Spokes and Gordon Parks

I studied architecture my first year in college. In my head architecture was a hopelessly romantic combination of the technical and the artistic – I would graft shape onto these machines for living, and possess the mechanical knowledge to make sure that whatever got built didn’t fall down. But in practice, it was a lot of late nights in front of a drafting table, followed by group critiques where my fellow colleagues would try to come up with the most creative ways of ripping each other’s work apart. On the upside, I learned how to take a punch.

That spring semester ended and I spent the summer working in a historical re-enactment camp in New Mexico. The camp was a replica of a 19th century logging camp, and didn’t have any running water or electricity. All of our food came in on a donkey. Showers were not a frequent occurrence.


I spent the summer reading Walt Whitman, learning to play banjo, and teaching kids how to climb spar poles and cut railroad ties with axes. One day my entire job was to build a fence by hand. I thought about it, dug the post holes, chopped down a few dead trees, shaped them appropriately, and pole by pole, bar by bar, made the fence. It was exactly how I was realizing I liked to work. Jump into the situation, ascertain the skills necessary to do the task, acquire them, and do it. And something more. There’s a Japanese word “shokunin,” that’s clumsily translated into ‘craftsman’ or ‘artisan.’ But a shokunin is really more of a lifestyle – there’s no final target, no final “thing” that’s created. You’re engaging in a vocation where pleasure is derived from continually improving doing the task you’re doing. I understood that a little more after building a fence.

By the end of the summer I’d fully decided that architecture wasn’t for me. My time in New Mexico had given me the perspective to more critically think about the architects I’d met and worked with. They all seemed too academic, too elitist. Their concept of buildings was pure and beautiful, but uncluttered by any of the people that had to live in them. The joy of creation remained at my core – perhaps I recognized it more now – but I found myself wanting to apply that joy into the telling of stories, not the building of buildings.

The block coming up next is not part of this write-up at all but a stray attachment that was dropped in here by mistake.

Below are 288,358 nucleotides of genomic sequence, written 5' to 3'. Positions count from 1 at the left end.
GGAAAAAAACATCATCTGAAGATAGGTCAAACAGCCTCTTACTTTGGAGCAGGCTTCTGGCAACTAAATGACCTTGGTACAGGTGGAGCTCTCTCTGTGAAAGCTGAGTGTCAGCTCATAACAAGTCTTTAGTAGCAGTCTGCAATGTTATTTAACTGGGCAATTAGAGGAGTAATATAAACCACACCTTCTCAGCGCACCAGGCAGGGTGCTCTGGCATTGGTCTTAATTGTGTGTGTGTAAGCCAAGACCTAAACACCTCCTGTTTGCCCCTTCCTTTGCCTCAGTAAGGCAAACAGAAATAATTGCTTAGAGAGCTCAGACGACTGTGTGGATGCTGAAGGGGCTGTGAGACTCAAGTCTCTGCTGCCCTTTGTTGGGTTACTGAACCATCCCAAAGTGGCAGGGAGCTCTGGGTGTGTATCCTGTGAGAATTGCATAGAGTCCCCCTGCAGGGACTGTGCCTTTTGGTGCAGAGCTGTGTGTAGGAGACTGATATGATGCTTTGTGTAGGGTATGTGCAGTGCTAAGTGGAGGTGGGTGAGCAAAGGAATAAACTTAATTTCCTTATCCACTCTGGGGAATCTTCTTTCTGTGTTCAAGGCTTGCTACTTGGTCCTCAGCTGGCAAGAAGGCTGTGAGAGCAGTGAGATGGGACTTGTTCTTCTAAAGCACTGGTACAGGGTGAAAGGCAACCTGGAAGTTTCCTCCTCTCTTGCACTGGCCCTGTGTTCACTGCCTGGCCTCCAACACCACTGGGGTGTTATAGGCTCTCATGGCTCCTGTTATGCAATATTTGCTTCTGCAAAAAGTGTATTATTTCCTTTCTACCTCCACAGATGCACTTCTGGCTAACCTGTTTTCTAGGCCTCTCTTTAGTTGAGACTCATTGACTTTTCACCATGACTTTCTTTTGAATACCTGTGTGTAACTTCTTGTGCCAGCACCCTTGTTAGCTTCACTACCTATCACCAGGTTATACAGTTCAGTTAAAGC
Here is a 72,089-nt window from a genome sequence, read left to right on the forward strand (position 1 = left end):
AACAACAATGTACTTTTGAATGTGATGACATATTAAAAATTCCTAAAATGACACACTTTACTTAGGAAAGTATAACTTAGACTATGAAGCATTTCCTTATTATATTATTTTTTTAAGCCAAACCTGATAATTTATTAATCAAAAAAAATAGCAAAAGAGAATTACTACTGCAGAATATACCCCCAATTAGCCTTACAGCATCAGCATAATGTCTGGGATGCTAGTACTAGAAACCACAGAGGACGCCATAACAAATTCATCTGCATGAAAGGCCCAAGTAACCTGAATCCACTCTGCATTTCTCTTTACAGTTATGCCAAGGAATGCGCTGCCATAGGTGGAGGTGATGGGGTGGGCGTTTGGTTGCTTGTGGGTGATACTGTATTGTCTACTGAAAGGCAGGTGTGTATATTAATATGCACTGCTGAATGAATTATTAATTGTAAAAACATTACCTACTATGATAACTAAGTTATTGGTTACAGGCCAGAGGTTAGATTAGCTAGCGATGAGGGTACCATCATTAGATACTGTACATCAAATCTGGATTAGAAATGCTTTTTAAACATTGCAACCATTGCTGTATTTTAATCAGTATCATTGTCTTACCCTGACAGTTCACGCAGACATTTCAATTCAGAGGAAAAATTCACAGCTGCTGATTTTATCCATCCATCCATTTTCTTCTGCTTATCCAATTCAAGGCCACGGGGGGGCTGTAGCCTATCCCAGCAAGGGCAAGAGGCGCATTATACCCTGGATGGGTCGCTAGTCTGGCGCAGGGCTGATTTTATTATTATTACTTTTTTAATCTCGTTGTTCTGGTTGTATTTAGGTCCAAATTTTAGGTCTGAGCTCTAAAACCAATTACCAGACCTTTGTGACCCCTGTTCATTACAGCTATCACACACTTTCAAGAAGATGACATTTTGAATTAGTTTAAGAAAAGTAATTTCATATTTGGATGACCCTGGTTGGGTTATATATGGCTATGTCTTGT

I went back to Florida for a week at the end of the summer to gather my things. It was a blur of visiting friends and family, and re-acquainting myself with the wonders of electricity. One evening a documentary came on. “Half Past Autumn” – a biopic of Gordon Parks.

In him I found how an aesthetic similar to mine – one that merged the narrative and the technical – could be focused and cast into almost anything. Parks was an autodidact. He grew up in rural Kansas as one of fifteen children, taught himself photography and became hugely influential in the 1940′s with the Farm Securities Administration (before being the first African American to shoot for Life). He composed pop and orchestral music, wrote over 15 novels and instructional books, directed the film Shaft, and cofounded Essence magazine.


In addition to an aesthetic, we shared a similar approach. He would dive in, focus on telling the story, and trust that his skill and maneuverability would carry him through the project. His willingness to experiment took him far. He was able to narratively tell stories about gangs in Chicago and the favelas of Brazil. That narrative focus naturally extended into film, and he relayed the story of his life in the Learning Tree, the first major Hollywood film to be directed by an African American (he also wrote and scored it). His work seemed to touch on almost every medium, every genre.

The credits rolled and I felt like I’d been introduced to a kindred spirit. I knew that even if I didn’t know exactly what I was going to focus my artistic energy on, my intent had merit. The intent was the hub of the wheel, and its eventual expression in a medium was the spoke. I knew architecture wasn’t my spoke. But I now knew that a strong core could be applied to almost any media, and that you didn’t have to just pick one.

And I could build my own wheel any damn way I cared to.

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